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WildEarth Guardians Puts Feds on Notice As Salamander Gets Critical Habitat

November 20, 2013
Bryan Bird (505) 699-4719
In This Release
Rivers, Wildlife   Jemez Mountains salamander
#EndTheWarOnWildlife, #EndangeredSpeciesAct
Albuquerque – On the day that 90,716 acres were protected for the Jemez Mountains salamander, WildEarth Guardians filed notice of intent to sue the Santa Fe National Forest for its failure to protect the animal from off roaders and other activities. WildEarth Guardians has sought protection for this salamander that occurs in only one place in the world since 2008. Today, the U.S Fish and Wildlife Service designated critical habitat in Los Alamos, Rio Arriba, and Sandoval Counties, New Mexico.

“This little animal has withstood fire, logging, off-roaders and now an uncertain threat from climate change,” Said Bryan Bird a biologist with WildEarth Guardians in Santa Fe. “The least we can do is provide refuge from the impacts we can control.”

In accordance with the 60-day notice requirement of the Endangered Species Act,

WildEarth Guardians told the U.S. Forest Service that it intends to sue for failing to consult with the U.S. Fish and Wildlife Service concerning the effects of its actions on the Jemez Mountains salamander and its critical habitat. The actions include: the Land and Resource Management Plan for the Santa Fe National Forest; the Jemez National Recreation Area Management Plan; the Motorized Travel Management Plan; the Southwest Jemez Mountains Landscape Restoration Project and reconstruction of Highway 126 in the Santa Fe National Forest.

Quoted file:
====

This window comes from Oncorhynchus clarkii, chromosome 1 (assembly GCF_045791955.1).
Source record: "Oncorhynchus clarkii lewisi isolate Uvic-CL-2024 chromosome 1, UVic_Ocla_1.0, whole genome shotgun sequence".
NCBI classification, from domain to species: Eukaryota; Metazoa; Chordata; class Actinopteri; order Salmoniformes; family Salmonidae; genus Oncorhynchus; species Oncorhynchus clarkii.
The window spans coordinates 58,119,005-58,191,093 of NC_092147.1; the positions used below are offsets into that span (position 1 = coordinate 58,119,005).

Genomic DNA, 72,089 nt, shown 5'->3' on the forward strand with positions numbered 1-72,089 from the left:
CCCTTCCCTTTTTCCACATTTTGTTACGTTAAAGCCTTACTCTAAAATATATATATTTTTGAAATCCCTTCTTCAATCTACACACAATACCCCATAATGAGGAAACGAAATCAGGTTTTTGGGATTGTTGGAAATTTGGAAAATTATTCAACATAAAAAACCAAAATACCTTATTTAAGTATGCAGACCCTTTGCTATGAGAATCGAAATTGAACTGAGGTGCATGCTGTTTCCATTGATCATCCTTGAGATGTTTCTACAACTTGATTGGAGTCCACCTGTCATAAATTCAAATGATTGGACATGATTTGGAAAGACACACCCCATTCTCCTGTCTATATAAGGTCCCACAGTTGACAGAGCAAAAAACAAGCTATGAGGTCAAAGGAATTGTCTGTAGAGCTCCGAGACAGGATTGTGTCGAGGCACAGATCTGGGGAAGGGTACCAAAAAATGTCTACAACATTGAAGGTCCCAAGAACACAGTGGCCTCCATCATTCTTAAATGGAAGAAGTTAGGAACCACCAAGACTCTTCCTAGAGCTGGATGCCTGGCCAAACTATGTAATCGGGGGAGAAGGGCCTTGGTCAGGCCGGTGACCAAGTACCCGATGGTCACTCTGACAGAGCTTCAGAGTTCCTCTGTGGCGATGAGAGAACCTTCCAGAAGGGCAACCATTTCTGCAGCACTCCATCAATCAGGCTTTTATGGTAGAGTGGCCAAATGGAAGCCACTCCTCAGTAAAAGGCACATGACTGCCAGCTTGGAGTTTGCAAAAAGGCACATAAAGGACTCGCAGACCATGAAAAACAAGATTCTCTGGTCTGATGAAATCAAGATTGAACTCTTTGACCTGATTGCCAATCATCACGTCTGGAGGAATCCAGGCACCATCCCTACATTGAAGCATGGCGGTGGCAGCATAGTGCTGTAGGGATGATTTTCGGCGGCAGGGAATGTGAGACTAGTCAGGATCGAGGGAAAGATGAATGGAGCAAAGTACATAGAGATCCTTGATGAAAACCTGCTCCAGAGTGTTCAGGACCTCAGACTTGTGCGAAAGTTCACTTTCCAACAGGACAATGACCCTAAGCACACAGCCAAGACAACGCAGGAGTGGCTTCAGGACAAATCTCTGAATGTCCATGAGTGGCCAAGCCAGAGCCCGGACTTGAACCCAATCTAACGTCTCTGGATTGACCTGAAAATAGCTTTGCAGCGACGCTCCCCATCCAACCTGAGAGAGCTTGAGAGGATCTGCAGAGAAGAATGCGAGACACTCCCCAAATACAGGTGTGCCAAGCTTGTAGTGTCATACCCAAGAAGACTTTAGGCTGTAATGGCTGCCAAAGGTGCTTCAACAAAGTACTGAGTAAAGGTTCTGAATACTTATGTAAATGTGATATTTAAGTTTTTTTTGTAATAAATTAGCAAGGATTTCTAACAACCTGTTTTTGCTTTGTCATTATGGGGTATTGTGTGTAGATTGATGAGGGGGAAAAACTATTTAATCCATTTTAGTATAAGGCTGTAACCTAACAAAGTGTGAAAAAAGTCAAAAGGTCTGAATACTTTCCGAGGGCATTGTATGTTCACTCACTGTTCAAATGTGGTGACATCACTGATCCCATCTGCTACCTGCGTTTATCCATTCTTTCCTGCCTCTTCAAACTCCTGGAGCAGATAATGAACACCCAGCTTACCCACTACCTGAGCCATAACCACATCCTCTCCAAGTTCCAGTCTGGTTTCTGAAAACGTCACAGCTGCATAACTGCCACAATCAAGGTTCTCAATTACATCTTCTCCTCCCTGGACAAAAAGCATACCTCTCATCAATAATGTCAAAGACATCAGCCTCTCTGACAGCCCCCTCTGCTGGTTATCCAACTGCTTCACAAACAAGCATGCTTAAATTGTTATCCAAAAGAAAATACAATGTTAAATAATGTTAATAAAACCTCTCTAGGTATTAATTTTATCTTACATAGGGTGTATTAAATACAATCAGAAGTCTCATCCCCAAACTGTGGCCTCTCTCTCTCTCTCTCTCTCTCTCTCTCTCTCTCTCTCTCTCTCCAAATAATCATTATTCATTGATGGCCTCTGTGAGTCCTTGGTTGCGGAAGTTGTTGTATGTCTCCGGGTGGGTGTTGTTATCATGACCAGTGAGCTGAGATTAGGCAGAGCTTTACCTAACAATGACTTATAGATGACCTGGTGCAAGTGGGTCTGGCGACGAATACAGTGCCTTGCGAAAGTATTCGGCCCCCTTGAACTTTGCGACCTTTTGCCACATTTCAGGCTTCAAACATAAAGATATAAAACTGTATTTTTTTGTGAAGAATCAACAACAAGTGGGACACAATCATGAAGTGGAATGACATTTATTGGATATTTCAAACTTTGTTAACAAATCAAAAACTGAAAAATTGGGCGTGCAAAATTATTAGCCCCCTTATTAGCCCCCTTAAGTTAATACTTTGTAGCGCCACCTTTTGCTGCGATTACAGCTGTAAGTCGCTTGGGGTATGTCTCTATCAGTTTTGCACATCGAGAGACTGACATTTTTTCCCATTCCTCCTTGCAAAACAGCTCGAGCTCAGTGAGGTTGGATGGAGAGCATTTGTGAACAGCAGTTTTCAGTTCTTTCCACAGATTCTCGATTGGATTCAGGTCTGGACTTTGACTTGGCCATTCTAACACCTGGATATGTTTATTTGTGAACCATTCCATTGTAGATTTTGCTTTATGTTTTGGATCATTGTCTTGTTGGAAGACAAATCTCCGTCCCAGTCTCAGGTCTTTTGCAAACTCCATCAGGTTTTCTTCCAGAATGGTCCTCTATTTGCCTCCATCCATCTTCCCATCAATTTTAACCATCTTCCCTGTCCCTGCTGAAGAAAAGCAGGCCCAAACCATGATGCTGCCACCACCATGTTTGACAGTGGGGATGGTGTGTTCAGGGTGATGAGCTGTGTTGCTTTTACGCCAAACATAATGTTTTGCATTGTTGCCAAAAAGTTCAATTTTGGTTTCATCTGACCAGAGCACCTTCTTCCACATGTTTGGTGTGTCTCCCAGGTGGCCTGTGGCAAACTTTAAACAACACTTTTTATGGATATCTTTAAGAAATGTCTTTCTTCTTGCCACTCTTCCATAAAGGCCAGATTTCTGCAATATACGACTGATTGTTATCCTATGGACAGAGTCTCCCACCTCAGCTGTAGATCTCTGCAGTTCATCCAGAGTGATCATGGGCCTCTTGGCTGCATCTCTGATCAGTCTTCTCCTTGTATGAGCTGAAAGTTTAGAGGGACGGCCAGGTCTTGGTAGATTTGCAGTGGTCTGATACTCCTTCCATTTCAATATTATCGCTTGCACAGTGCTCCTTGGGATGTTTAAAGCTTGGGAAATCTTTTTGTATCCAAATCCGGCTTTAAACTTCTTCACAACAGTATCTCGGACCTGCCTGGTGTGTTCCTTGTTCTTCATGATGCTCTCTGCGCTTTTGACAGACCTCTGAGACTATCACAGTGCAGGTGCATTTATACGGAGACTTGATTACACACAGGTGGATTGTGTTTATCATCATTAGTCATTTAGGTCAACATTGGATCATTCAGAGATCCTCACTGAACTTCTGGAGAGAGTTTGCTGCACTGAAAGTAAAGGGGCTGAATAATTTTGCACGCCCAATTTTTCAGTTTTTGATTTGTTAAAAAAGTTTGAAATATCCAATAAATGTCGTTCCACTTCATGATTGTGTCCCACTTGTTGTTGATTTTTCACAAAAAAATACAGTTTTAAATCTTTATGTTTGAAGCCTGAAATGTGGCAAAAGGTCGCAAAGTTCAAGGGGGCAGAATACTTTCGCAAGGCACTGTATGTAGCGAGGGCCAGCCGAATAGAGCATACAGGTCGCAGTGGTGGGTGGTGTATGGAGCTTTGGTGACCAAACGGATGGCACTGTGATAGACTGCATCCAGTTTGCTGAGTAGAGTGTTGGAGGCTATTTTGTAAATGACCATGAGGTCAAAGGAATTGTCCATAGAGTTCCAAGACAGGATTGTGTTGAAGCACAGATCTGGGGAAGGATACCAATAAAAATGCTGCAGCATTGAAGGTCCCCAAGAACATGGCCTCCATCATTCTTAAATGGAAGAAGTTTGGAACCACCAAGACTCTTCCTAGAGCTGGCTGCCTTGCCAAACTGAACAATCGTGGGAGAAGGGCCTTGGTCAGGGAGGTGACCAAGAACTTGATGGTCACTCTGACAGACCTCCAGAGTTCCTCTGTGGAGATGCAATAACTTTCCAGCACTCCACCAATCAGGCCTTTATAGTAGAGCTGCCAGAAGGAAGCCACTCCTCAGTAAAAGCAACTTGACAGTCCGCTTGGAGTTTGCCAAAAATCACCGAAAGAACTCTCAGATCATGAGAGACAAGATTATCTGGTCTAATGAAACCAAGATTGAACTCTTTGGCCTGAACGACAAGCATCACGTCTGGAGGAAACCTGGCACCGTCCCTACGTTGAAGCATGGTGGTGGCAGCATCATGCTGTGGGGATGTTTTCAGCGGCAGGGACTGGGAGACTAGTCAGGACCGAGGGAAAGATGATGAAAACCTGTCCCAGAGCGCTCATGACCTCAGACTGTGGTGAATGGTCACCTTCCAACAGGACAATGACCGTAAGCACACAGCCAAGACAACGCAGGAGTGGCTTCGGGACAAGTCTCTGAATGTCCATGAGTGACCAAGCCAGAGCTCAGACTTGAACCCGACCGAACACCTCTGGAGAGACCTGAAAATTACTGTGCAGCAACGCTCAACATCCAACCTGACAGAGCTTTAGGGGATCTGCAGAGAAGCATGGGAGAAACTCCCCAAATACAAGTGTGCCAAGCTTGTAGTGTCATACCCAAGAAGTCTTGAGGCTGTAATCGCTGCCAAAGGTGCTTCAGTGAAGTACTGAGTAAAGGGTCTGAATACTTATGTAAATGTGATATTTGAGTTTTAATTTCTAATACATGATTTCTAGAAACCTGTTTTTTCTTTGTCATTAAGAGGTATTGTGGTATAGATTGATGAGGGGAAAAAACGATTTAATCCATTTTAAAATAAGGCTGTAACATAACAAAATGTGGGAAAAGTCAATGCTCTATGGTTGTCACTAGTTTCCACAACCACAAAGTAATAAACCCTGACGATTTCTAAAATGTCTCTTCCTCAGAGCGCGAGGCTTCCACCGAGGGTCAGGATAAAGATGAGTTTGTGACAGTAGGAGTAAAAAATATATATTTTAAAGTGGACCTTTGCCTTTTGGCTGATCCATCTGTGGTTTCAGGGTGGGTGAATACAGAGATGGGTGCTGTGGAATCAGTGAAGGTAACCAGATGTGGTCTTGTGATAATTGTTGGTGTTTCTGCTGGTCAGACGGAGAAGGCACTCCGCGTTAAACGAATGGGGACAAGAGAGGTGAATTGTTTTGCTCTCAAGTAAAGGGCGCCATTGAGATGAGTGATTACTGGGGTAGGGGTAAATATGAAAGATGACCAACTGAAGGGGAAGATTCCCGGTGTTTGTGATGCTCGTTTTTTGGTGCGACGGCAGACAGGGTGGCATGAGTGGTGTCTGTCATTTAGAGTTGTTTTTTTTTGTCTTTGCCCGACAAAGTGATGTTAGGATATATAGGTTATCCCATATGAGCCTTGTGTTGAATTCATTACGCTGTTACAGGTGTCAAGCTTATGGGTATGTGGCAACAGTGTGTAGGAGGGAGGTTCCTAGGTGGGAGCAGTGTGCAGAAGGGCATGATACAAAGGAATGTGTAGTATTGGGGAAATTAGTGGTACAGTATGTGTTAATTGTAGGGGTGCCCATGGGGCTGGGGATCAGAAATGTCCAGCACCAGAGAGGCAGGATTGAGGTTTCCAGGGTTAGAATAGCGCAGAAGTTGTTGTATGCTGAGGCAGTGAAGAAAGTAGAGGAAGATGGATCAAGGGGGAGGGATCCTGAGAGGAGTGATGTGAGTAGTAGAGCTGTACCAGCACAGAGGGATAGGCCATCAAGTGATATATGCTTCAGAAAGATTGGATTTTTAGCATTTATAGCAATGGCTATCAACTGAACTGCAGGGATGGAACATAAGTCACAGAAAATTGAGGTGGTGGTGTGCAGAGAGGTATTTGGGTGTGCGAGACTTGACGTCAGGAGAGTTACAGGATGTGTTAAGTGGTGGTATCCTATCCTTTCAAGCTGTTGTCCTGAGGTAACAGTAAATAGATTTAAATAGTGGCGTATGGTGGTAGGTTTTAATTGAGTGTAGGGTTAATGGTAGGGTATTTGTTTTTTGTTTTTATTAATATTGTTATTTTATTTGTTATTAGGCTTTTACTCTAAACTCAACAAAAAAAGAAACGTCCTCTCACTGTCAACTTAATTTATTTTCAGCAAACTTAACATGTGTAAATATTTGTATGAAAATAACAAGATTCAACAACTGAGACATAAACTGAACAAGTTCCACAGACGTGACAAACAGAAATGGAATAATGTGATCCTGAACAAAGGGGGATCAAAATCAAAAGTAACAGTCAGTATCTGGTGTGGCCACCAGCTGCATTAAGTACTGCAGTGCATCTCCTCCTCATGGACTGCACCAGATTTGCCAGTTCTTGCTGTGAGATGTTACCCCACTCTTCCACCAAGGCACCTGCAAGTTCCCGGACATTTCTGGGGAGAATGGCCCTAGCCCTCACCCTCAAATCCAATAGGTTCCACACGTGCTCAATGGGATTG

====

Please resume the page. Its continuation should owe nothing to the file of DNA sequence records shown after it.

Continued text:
“Because the salamander occurs in only one place in the entire world, we have an elevated responsibility to protect its habitat.” Said Bird. “Motorcycles have created their own tracks across salamander habitat and are causing impacts to water quality. The Santa Fe National Forest just rubber stamped these user-created trails.”

For example, the Forest Road 188-complex is an interconnected system of motorized routes and old logging roads in upper Medio Dia Canyon. The complex includes 3.8 miles of unauthorized, user-created motorcycle routes. The complex of routes crosses streams and their tributaries in Bland and Medio Dia Canyons 40 times, significantly impairing water quality and degrading aquatic habitat, including habitat for a small population of Rio Grande cutthroat trout. The FR 188 complex also occurs in Essential and Occupied (now critical) Jemez Mountain salamander habitat that is crucial for the long-term persistence (i.e. survival) of viable salamander populations. According to the New Mexico Endemic Salamander Team. The FR 188 complex fragments terrestrial salamander habitat and contributes to degradation of habitat from erosion and soil compaction. Forest Road 282 is also in Essential and Occupied (now critical) Jemez Mountain salamander habitat. According to the New Mexico Endemic Salamander Team, FR 282 (routes in the “Ridge Trail” complex) fragments terrestrial salamander habitat, contributing to degradation from soil erosion and compaction.

The salamander was listed as endangered on October 10, 2013 and critical habitat was designated on November 20, 2013. 78 Fed. Reg. 55,600 and 69,569.